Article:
Herculez Gomez sheds light on how an after-hours party incident in Mexico City involving members of the national team has affected El Tri’s World Cup preparations.

Of the 23 players named to Mexican coach Juan Carlos Osorio’s roster for the upcoming World Cup in Russia, 12 are based in Europe, a record for El Tri. Rafael Marquez, somehow, at the age of 39, is on there too, leading a sizable Liga MX contingent.

Perhaps most controversially, three Major League Soccer players — Carlos Vela and the dos Santos brothers, Jonathan and Giovani — also made the cut. Controversially, because the league is still held in low esteem south of the border and because each of them, in their own way, was judged to have “sold out” by returning from abroad for fat American paychecks.

Overall, MLS will be well-represented at the tournament, with six players each featuring for Costa Rica and Panama plus two Peruvians and one Egyptian. But perhaps none of them will provide a more accurate read on the league’s standing in the global hierarchy than the El Tri trio. If Vela and the dos Santos brothers play, and play well, it’ll go a long way toward removing that stigma mentioned above — longer, even, than Toronto FC’s run to the most recent CONCACAF Champions League final, knocking out a pair of Mexican opponents before falling to Chivas Guadalajara on penalties.

Giovani dos Santos was the most contentious choice on the roster. Nearly a third of readers who participated in a recent ESPN Mexico poll said they’d have cut him from the final 23. Dos Santos can be wildly inconsistent both for club and for country, balling out one match but then disappearing the next.

For Osorio, though, those brief glimpses of great talent were tantalizing enough to keep him around, and don’t be surprised if Gio plays a role at the tournament. After dos Santos scored against Scotland in a recent friendly, he ran straight to his coach to celebrate as if to thank him for keeping the faith.

“Giovani is a unique case,” Osorio told reporters last month. “All Mexicans, and I’ll include myself, have always hoped, like I hope, that Giovani might be a player who not only is influential in the game but also on the scoreboard like he was against the Netherlands in the last World Cup.”

(Osorio, it should be noted here, is less likely to be blindly prejudicial toward MLS than the general Mexican public, given that he previously coached the Chicago Fire and the New York Red Bulls.)

Jonathan, who also plays with his brother for the LA Galaxy, is in many ways Gio’s opposite. He’s the steadier hand, a player with a lower ceiling but a much higher floor. Whether he sees the field in Russia likely depends on the rehabilitation status of injured fellow midfielder Andres Guardado, who underwent surgery on his peroneal nerve on May 17.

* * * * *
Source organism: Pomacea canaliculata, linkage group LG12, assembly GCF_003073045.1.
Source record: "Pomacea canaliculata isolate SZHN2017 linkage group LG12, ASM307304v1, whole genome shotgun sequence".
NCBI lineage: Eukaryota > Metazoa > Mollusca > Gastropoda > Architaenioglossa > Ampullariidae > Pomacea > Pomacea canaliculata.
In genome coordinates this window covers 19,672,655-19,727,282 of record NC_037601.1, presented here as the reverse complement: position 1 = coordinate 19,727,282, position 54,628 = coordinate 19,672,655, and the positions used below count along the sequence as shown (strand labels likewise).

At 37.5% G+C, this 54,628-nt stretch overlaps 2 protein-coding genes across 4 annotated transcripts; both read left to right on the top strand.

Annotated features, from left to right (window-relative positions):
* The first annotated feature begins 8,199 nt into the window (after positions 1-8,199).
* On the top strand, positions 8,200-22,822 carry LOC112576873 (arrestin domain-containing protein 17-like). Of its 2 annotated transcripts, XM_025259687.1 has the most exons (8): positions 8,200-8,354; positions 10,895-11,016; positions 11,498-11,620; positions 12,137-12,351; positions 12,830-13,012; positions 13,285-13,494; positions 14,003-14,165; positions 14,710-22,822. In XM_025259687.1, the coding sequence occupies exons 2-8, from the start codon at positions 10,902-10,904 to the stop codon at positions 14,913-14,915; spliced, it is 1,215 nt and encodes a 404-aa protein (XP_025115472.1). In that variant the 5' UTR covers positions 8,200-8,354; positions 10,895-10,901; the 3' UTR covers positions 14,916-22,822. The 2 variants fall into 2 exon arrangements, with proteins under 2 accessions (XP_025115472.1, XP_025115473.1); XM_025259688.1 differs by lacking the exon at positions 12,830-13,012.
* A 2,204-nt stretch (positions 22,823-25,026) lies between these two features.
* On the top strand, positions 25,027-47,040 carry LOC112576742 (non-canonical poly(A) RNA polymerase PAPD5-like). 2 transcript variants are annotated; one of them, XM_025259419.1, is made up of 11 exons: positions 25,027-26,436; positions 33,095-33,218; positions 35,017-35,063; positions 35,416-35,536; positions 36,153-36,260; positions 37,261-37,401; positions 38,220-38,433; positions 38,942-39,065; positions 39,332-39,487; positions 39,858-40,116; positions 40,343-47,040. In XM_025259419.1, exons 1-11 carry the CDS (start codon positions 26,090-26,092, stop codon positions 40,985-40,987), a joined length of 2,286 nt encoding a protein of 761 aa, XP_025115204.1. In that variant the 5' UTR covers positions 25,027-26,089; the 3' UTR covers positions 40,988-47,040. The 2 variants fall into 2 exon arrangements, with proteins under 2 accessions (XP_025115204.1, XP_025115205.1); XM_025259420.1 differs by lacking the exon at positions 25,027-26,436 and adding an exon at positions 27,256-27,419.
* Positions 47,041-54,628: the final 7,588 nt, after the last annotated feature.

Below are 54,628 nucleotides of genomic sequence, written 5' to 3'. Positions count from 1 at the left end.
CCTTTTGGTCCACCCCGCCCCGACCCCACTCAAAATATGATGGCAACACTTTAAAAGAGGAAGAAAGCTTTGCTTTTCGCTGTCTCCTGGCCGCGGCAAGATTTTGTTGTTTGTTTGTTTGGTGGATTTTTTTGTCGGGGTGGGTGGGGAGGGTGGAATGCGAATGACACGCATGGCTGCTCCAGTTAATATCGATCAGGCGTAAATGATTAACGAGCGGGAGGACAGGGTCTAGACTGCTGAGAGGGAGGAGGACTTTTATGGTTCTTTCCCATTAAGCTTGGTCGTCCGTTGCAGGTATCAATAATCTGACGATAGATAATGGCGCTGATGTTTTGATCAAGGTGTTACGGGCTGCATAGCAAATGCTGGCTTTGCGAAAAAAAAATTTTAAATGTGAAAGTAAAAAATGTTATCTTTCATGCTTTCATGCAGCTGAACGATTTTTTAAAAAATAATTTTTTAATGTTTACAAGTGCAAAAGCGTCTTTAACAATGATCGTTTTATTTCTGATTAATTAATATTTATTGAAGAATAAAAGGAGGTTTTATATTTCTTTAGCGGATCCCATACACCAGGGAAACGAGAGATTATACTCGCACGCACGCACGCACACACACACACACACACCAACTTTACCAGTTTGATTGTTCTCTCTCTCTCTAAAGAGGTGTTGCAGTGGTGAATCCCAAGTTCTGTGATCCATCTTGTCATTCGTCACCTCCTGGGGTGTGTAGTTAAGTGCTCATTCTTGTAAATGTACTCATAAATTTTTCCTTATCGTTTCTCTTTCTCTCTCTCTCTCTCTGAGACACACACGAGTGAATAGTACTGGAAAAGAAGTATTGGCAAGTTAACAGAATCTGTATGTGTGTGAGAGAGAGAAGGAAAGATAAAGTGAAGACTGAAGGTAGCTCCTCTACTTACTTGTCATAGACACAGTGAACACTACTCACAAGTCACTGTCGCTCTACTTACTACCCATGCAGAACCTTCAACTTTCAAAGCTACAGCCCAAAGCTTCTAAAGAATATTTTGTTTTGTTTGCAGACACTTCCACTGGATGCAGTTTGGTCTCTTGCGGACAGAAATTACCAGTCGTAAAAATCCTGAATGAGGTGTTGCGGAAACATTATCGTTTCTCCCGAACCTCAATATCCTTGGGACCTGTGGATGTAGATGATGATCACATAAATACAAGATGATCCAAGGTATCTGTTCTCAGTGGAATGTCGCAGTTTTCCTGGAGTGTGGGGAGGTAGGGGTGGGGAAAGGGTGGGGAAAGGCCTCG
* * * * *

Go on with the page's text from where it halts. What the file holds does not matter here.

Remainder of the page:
Of the three, Vela is the most likely to make an impact. For one thing, he has been in much better form with LAFC than either of the dos Santos brothers have been with the Galaxy. Vela has tallied seven goals and five assists in his first 12 MLS games since joining from Spain’s Real Sociedad this past offseason.

An explosive attacker who signed with Arsenal when still in his mid-teens, Vela’s natural talent has never been in question. It’s always been more about attitude and commitment. At 29 and having hit the ground running in MLS, this could be his tournament.

Major League Soccer as a whole could use it, too. It might be a stretch to make a direct correlation but it’s hard to completely separate the mass repatriation of star U.S. men’s national teamers like Michael Bradley, Jozy Altidore and Clint Dempsey from that group’s spectacular failure to qualify for Russia 2018. Seattle Sounders general manager Garth Lagerwey crowed about what it said for the league’s growth that it was able to sign Nicolas Lodeiro of Boca Juniors and the Uruguay national team, but that symbolism backfired earlier this week when Lodeiro was cut from Uruguay’s final roster after a season-and-a-half of being knocked around in MLS.

For optics’ sake, the league could use an underdog run from Costa Rica or Panama, or to have Vela and the dos Santos brothers play like something close to their best selves over the next few weeks.

Matt Pentz is a Seattle-based soccer reporter covering primarily the Sounders, Timbers and Whitecaps. Follow him on Twitter @mattpentz.


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